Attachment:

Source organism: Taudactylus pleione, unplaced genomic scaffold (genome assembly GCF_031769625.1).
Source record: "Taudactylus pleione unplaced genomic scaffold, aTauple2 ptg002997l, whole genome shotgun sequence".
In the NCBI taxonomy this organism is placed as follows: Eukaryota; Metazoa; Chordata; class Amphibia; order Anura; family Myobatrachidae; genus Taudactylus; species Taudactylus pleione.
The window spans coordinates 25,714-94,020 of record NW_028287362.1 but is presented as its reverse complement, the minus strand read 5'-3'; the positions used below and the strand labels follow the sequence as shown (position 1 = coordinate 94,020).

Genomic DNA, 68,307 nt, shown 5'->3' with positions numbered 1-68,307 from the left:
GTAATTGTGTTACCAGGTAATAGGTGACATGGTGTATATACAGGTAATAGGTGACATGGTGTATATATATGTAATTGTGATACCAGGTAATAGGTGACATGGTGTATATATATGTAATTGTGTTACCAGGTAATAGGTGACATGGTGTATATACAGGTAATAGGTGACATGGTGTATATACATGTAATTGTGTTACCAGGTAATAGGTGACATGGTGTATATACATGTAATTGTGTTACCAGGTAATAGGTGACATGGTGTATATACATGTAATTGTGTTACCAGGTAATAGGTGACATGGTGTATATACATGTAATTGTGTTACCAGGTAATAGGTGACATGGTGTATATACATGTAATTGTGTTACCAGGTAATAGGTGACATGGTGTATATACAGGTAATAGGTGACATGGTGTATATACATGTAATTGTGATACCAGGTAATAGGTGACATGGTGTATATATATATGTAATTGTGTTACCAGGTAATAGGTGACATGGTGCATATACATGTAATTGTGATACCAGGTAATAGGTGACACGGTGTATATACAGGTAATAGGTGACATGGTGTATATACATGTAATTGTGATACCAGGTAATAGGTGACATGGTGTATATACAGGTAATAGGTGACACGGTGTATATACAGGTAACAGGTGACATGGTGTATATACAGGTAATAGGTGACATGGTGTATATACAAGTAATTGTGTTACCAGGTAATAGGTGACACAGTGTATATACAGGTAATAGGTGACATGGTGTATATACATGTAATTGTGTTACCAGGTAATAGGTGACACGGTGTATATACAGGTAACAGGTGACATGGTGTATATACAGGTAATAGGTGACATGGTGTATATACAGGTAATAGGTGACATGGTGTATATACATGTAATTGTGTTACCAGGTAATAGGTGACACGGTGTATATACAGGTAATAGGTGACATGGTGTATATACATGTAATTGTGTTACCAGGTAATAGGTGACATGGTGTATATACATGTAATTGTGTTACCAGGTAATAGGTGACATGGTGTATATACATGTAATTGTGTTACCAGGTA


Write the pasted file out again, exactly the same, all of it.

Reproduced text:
Source organism: Taudactylus pleione, unplaced genomic scaffold (genome assembly GCF_031769625.1).
Source record: "Taudactylus pleione unplaced genomic scaffold, aTauple2 ptg002997l, whole genome shotgun sequence".
In the NCBI taxonomy this organism is placed as follows: Eukaryota; Metazoa; Chordata; class Amphibia; order Anura; family Myobatrachidae; genus Taudactylus; species Taudactylus pleione.
The window spans coordinates 25,714-94,020 of record NW_028287362.1 but is presented as its reverse complement, the minus strand read 5'-3'; the positions used below and the strand labels follow the sequence as shown (position 1 = coordinate 94,020).

Genomic DNA, 68,307 nt, shown 5'->3' with positions numbered 1-68,307 from the left:
GTAATTGTGTTACCAGGTAATAGGTGACATGGTGTATATACAGGTAATAGGTGACATGGTGTATATATATGTAATTGTGATACCAGGTAATAGGTGACATGGTGTATATATATGTAATTGTGTTACCAGGTAATAGGTGACATGGTGTATATACAGGTAATAGGTGACATGGTGTATATACATGTAATTGTGTTACCAGGTAATAGGTGACATGGTGTATATACATGTAATTGTGTTACCAGGTAATAGGTGACATGGTGTATATACATGTAATTGTGTTACCAGGTAATAGGTGACATGGTGTATATACATGTAATTGTGTTACCAGGTAATAGGTGACATGGTGTATATACATGTAATTGTGTTACCAGGTAATAGGTGACATGGTGTATATACAGGTAATAGGTGACATGGTGTATATACATGTAATTGTGATACCAGGTAATAGGTGACATGGTGTATATATATATGTAATTGTGTTACCAGGTAATAGGTGACATGGTGCATATACATGTAATTGTGATACCAGGTAATAGGTGACACGGTGTATATACAGGTAATAGGTGACATGGTGTATATACATGTAATTGTGATACCAGGTAATAGGTGACATGGTGTATATACAGGTAATAGGTGACACGGTGTATATACAGGTAACAGGTGACATGGTGTATATACAGGTAATAGGTGACATGGTGTATATACAAGTAATTGTGTTACCAGGTAATAGGTGACACAGTGTATATACAGGTAATAGGTGACATGGTGTATATACATGTAATTGTGTTACCAGGTAATAGGTGACACGGTGTATATACAGGTAACAGGTGACATGGTGTATATACAGGTAATAGGTGACATGGTGTATATACAGGTAATAGGTGACATGGTGTATATACATGTAATTGTGTTACCAGGTAATAGGTGACACGGTGTATATACAGGTAATAGGTGACATGGTGTATATACATGTAATTGTGTTACCAGGTAATAGGTGACATGGTGTATATACATGTAATTGTGTTACCAGGTAATAGGTGACATGGTGTATATACATGTAATTGTGTTACCAGGTA